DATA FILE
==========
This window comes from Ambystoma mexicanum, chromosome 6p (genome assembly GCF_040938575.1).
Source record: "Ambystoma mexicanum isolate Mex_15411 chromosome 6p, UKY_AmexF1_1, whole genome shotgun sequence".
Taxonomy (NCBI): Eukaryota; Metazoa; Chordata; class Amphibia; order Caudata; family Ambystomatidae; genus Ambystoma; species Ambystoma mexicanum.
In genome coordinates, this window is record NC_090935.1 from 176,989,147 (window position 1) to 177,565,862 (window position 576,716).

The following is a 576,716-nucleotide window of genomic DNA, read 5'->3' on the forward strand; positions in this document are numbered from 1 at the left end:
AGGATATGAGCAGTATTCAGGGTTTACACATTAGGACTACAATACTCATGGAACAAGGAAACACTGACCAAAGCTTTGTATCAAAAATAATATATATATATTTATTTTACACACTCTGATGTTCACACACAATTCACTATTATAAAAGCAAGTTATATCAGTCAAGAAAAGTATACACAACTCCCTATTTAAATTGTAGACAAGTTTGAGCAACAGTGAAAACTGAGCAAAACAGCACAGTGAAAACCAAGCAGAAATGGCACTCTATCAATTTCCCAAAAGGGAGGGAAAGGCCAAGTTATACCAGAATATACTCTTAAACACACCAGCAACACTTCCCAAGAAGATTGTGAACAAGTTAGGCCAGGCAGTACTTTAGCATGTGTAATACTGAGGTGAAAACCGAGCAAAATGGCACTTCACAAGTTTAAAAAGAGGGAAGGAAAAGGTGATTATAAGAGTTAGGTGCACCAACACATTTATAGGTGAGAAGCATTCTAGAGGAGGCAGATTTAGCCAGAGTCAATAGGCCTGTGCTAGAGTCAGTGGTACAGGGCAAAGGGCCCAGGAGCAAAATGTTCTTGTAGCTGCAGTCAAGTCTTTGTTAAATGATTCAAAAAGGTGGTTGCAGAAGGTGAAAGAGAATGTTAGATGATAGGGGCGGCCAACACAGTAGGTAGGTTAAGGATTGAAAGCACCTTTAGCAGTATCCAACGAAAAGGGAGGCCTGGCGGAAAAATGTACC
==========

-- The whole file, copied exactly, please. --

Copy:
This window comes from Ambystoma mexicanum, chromosome 6p (genome assembly GCF_040938575.1).
Source record: "Ambystoma mexicanum isolate Mex_15411 chromosome 6p, UKY_AmexF1_1, whole genome shotgun sequence".
Taxonomy (NCBI): Eukaryota; Metazoa; Chordata; class Amphibia; order Caudata; family Ambystomatidae; genus Ambystoma; species Ambystoma mexicanum.
In genome coordinates, this window is record NC_090935.1 from 176,989,147 (window position 1) to 177,565,862 (window position 576,716).

The following is a 576,716-nucleotide window of genomic DNA, read 5'->3' on the forward strand; positions in this document are numbered from 1 at the left end:
AGGATATGAGCAGTATTCAGGGTTTACACATTAGGACTACAATACTCATGGAACAAGGAAACACTGACCAAAGCTTTGTATCAAAAATAATATATATATATTTATTTTACACACTCTGATGTTCACACACAATTCACTATTATAAAAGCAAGTTATATCAGTCAAGAAAAGTATACACAACTCCCTATTTAAATTGTAGACAAGTTTGAGCAACAGTGAAAACTGAGCAAAACAGCACAGTGAAAACCAAGCAGAAATGGCACTCTATCAATTTCCCAAAAGGGAGGGAAAGGCCAAGTTATACCAGAATATACTCTTAAACACACCAGCAACACTTCCCAAGAAGATTGTGAACAAGTTAGGCCAGGCAGTACTTTAGCATGTGTAATACTGAGGTGAAAACCGAGCAAAATGGCACTTCACAAGTTTAAAAAGAGGGAAGGAAAAGGTGATTATAAGAGTTAGGTGCACCAACACATTTATAGGTGAGAAGCATTCTAGAGGAGGCAGATTTAGCCAGAGTCAATAGGCCTGTGCTAGAGTCAGTGGTACAGGGCAAAGGGCCCAGGAGCAAAATGTTCTTGTAGCTGCAGTCAAGTCTTTGTTAAATGATTCAAAAAGGTGGTTGCAGAAGGTGAAAGAGAATGTTAGATGATAGGGGCGGCCAACACAGTAGGTAGGTTAAGGATTGAAAGCACCTTTAGCAGTATCCAACGAAAAGGGAGGCCTGGCGGAAAAATGTACC